Senior health policy analyst Dr. Ian Coulter, who has been named chair of the endowment, said that alternative and complementary medicine can include approaches such as acupuncture, chiropractic, spirituality, naturopathy, herbal medicine, yoga, and meditation, as well as other modalities. Integrative medicine refers to the combination of "alternative" approaches with conventional biomedicine.
"Millions of Americans are using some form of complementary or alternative medicine in addtion to biomedical treatment, but very little research has been done to establish which treatments are most effective, for what conditions, and under which circumstances," Coulter said. "In some cases, a particular kind of medicine may work best as an adjunct therapy, such as using acuptuncture to combat nausea from chemotherapy. In other cases, the alternative therapy may be the best treatment by itself."
The research fund will be managed by RAND Health and will support the study of this integrated approach, as well as methods for investigating various treatments.
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Healing Center Discussion Event & CAM Research Conference
Healing Center Discussion Event
Healing Centers United is planning a networking and information sharing event about starting and running holistic, integrative health centers. The event will take place at the end of March 2009 in San Diego. This is an opportunity for healing center staff, practitioners, students of CAM and medical professions and potential health center consumers to share information about how healing centers function and how to work with them.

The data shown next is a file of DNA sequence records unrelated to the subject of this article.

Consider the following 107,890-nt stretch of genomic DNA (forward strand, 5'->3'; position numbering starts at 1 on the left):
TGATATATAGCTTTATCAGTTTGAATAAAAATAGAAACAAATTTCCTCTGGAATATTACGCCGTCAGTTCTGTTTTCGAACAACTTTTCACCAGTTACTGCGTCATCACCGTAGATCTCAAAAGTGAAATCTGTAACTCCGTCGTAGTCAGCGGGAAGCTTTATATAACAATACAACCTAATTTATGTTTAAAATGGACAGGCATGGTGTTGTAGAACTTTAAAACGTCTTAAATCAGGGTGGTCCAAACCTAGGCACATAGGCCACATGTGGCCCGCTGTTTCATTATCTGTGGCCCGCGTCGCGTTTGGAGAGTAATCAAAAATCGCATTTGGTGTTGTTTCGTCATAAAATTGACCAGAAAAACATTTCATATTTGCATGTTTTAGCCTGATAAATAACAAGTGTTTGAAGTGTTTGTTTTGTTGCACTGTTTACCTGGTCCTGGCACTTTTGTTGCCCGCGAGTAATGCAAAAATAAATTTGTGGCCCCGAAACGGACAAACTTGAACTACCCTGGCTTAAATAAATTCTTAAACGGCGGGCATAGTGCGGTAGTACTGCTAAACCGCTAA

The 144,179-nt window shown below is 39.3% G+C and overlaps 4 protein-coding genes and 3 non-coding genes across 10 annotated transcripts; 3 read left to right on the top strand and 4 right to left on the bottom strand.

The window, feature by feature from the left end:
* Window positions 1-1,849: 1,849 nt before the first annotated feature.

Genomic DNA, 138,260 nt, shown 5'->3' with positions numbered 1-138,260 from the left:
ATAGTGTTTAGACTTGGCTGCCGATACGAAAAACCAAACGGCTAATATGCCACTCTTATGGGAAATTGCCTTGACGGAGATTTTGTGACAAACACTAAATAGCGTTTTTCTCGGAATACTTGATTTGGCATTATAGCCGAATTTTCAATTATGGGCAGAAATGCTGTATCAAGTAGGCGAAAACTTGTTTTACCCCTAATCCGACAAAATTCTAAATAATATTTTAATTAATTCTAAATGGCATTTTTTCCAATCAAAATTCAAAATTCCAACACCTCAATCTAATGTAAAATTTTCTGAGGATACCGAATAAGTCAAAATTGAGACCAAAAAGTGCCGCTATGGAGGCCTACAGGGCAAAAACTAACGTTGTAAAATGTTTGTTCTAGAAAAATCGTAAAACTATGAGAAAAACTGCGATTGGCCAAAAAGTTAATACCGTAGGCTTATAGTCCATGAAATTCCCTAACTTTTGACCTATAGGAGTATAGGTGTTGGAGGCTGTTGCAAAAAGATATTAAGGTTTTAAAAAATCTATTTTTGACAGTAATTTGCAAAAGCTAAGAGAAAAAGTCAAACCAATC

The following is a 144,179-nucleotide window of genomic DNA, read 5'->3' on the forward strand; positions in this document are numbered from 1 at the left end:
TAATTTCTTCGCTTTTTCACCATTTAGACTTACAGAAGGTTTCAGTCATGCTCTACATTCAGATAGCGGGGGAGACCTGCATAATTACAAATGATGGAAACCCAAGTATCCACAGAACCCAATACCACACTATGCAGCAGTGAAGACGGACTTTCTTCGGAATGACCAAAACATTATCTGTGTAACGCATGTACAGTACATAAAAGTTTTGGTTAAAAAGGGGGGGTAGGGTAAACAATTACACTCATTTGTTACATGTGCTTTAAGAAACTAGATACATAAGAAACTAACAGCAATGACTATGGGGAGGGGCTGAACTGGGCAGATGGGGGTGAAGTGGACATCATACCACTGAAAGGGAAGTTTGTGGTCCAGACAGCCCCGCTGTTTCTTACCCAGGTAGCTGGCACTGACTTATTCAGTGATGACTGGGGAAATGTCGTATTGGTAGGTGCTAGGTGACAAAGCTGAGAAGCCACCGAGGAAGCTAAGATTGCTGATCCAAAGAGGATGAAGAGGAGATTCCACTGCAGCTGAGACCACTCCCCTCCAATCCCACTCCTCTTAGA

Healing Centers United, a nonprofit organization, is a clearinghouse of information about holistic healing centers and a networking service for patients, healing centers and organizations supporting holistic healing.
For more information visit www.HealingCentersUnited.org
or e-mail Beth Rosenthal firstname.lastname@example.org
Upcoming CAM Research Conference
North American Research Conference on Complementary and Integrative Medicine
May 12-15, 2009 Minneapolis.
For more information: http://www.imconsortium-conference.org/
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Political Interest/Global Health Connections Committee
Political Interest: Colleagues’ messages about the Israeli/Palestinian Conflict
As a public health research physician and professor who has and hopes to continue to work with Israelis and Palestinians (in the West Bank and Gaza), with respect to the present statement of this very delicate situation, I would prefer a more balanced listing of casualties and problems. Each side has problems, and has done things which I think are not at all helpful to the situation. The shelling of Israel, which set off the current situation, does not seem to be covered in what I would regard as balanced reportage. The use of civilians as covers in Gaza by Hamas is also not presented as a major problem, which it is. A softer and more balanced statement calling for permanent and enforceable peace with no threat of harm to the people of either side would strongly be preferred.
Arnold Schecter, MD, MPH
Professor of Environmental Sciences
Univ. of Texas School of Public Health, Dallas
Mail Address: 5323 Harry Hines Blvd, Room V8.112
Physical Address: 6011 Harry Hines, V8.112
Dallas, Texas 75390-9128
Phone: (214) 648-1096
FAX: (214) 648-1081
Global Health Connections Committee
Conference Calls for interested APHA colleagues of the Global Health Connections Committee are scheduled for:
Wednesday, March 18, 2009 Noon (Eastern time)
Wednesday, May 13, 2008 Noon (Eastern time)
Instructions for Connecting to the Conference Call
Call 1-719-867-7624 ; Conference Code 373785
Please note this is not a toll free number.
Chair, Global Health Connections Committee; Co-chairs: Padmini Murthy and Hala Azzam
International Health Section
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Alternative and Complementary Health Practices Newsletter Archives